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Success! Aung from Thailand raised $1,500 to fund cataract surgery.

Aung
100%
  • $1,500 raised, $0 to go
$1,500
raised
$0
to go
Fully funded
Aung's treatment was fully funded on December 31, 2018.

Photo of Aung post-operation

January 22, 2019

Aung underwent cataract surgery.

Aung’s vision in his left eye has significantly improved after surgery. He can read his books without wearing glasses. He no longer experiences headaches and now he can go back to school.

Aung’s teacher said, “Aung is not able to focus on his lesson that much at the movement but he tries. Thank you for helping him and I am very happy that he can see again.”

Aung’s vision in his left eye has significantly improved after surgery. He can read his books without wearing glasses. He no longer experien...

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December 18, 2018

Aung is a 15-year-old student from Thailand. He lives with his mother and younger brother in Mae Sot, Tak Province. His mother works as a greengrocer at her own stall in the market, and his younger brother studies at the same school with Aung. In his free time, he likes to play football and cane ball with his friends.

In 2017, Aung started to experience blurry vision. He had his eyes checked and received a new pair of glasses. However, in 2018, his left eye became cloudy. He now has a headache and cannot see clearly with his left eye.

Our medical partner, Burma Children Medical Fund, is requesting $1,500 to fund lens replacement surgery for Aung. On December 19, doctors will perform a lens replacement, during which they will remove Aung’s natural lens and replace it with an intraocular lens implant in his left eye. After recovery, he will be able to see clearly. Now, he needs help to fund this $1,500 procedure.

Aung’s teacher says, “His mother is worried that Aung’s condition will worsen, and she is also afraid that he will go blind.”

Aung is a 15-year-old student from Thailand. He lives with his mother and younger brother in Mae Sot, Tak Province. His mother works as a gr...

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Aung's Timeline

  • December 18, 2018
    PROFILE SUBMITTED

    Aung was submitted by Bue Wah Say, Project Officer at Burma Children Medical Fund, our medical partner in Thailand.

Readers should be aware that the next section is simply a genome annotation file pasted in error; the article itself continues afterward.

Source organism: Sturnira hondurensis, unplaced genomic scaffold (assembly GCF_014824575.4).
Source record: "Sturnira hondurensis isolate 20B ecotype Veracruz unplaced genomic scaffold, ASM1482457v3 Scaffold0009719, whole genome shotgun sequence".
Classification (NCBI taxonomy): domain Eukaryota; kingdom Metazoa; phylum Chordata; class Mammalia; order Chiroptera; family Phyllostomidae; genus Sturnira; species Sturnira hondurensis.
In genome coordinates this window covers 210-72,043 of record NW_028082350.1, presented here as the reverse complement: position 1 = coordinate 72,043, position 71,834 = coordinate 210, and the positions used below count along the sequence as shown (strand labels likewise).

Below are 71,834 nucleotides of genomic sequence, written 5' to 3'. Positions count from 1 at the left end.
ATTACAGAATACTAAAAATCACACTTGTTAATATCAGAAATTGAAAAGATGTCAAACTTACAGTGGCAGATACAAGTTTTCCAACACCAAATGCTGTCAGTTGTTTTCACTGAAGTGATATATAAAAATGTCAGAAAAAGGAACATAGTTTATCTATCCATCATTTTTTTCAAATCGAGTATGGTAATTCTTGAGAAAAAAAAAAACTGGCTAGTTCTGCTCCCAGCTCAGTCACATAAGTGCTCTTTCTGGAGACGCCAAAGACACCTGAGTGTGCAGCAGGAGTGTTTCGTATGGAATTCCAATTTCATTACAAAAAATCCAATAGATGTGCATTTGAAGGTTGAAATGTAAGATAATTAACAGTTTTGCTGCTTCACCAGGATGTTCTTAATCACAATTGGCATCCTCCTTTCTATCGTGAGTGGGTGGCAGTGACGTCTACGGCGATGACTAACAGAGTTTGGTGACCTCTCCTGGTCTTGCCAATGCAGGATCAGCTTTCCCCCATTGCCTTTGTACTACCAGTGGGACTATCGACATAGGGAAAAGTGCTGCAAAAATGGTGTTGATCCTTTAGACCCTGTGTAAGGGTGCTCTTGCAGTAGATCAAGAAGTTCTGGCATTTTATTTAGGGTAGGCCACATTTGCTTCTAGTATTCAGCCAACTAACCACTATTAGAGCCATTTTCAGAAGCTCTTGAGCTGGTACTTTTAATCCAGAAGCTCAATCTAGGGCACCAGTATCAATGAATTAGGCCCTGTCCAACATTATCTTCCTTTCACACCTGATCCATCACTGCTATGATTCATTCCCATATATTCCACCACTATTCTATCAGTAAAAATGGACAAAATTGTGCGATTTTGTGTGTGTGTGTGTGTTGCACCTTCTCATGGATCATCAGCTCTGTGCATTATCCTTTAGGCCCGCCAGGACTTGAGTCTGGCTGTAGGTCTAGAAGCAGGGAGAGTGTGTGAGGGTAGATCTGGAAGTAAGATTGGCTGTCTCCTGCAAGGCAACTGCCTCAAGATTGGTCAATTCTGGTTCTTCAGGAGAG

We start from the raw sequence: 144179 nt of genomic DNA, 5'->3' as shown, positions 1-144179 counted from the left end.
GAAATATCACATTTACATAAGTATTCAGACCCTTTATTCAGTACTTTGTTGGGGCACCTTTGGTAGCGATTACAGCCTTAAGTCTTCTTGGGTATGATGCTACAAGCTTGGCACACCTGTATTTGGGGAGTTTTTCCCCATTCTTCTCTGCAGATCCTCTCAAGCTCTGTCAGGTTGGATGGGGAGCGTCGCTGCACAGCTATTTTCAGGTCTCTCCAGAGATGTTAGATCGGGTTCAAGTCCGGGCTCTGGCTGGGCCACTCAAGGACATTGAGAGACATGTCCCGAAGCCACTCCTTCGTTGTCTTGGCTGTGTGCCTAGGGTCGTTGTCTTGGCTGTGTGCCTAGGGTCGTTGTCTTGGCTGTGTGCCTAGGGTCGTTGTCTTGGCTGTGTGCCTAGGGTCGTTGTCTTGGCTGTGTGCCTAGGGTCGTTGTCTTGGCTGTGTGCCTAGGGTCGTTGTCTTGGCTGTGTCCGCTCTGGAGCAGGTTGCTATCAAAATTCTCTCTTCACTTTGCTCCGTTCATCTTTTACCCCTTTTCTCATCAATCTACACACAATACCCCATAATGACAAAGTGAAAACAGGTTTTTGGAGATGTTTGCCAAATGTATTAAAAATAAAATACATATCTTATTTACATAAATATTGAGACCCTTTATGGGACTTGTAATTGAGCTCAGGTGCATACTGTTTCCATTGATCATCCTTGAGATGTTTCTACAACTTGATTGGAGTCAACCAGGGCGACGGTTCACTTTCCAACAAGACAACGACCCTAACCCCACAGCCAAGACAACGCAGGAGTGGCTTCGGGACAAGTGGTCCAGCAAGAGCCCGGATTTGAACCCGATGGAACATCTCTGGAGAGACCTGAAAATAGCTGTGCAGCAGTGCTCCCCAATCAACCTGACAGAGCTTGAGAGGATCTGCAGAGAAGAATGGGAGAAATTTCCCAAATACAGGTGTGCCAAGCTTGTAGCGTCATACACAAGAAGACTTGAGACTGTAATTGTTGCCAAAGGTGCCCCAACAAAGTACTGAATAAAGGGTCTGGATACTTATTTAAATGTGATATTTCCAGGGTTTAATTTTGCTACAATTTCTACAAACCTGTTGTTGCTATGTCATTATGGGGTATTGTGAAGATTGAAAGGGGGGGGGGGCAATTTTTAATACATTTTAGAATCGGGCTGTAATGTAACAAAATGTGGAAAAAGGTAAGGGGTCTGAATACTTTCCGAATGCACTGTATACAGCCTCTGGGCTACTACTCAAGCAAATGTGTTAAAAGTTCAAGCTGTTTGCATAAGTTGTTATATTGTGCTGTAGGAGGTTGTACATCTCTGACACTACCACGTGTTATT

• December 19, 2018
    TREATMENT OCCURRED

    Aung received treatment at Mae Sot General Hospital. Medical partners often provide care to patients accepted by Watsi before those patients are fully funded, operating under the guarantee that the cost of care will be paid for by donors.

  • December 19, 2018
    PROFILE PUBLISHED

    Aung's profile was published to start raising funds.

  • December 31, 2018
    FULLY FUNDED

    Aung's treatment was fully funded.

  • January 22, 2019
    TREATMENT UPDATE

    Aung's treatment was successful. Read the update.

Treatment
Lens Replacement
  • Cost Breakdown
  • Diagnosis
  • Procedure
On average, it costs $3,505 for Aung's treatment
Subsidies fund $2,005 and Watsi raises the remaining $1,500
Hospital Fees
$1,597
Medical Staff
$501
Medication
$186
Supplies
$1,020
Labs
$30
Other
$171
  • Symptoms
  • Impact on patient's life
  • Cultural or regional significance

​What kinds of symptoms do patients experience before receiving treatment?

Patients may experience blurred or dim vision, shadows or blind spots in the field of vision, sensitivity to light and glare, and double vision.

​What is the impact on patients’ lives of living with these conditions?

Reduced vision can result in social isolation, depression, increased risk of falling and accidents, and ultimately a greater tendency to be disabled. Without surgery, the patient will have no choice but to live with end-stage ocular disease, often resulting in blindness or pain.

What cultural or regional factors affect the treatment of these conditions?

The healthcare system in Burma does not permit the average citizen to receive proper eye examinations. This lack of attention to ocular health is due to a variety of reasons. However, a low optometrist-to-population ratio and insufficient funds are the leading causes.

  • Process
  • Impact on patient's life
  • Risks and side-effects
  • Accessibility
  • Alternatives

What does the treatment process look like?

Surgery will only be performed if the pressure in the eye is stable. The time it takes to stabilize the pressure in the eye depends on the severity of damage to the eye.

What is the impact of this treatment on the patient’s life?

The patient will regain his or her vision, though it may not be perfectly clear. Fortunately, the surgery prevents a complete loss of vision.

What potential side effects or risks come with this treatment?

Potential side effects include bleeding, infection, scarring, persistent swelling, wound separation, and the need to undergo additional surgery.

How accessible is treatment in the area? What is the typical journey like for a patient to receive care?

Burma has 309 ophthalmologists and 150 eye nurses. Fewer than half of the ophthalmologists perform surgery, and almost two-thirds confine their practice to the cities of Yangon (with a population of about six million) and Mandalay (about three million), where many people have the financial capacity to meet high out-of-pocket healthcare expenses. Aside from these main facilities, there is roughly one ophthalmologist for every 500,000 people, and eye health screening and treatment for children and adults is neither comprehensive nor consistent.

What are the alternatives to this treatment?

There are no alternatives. If left untreated, the patient will eventually lose his or her vision completely.

Meet another patient you can support

100% of your donation funds life-changing surgery.

Meet another patient you can support

100% of your donation funds life-changing surgery.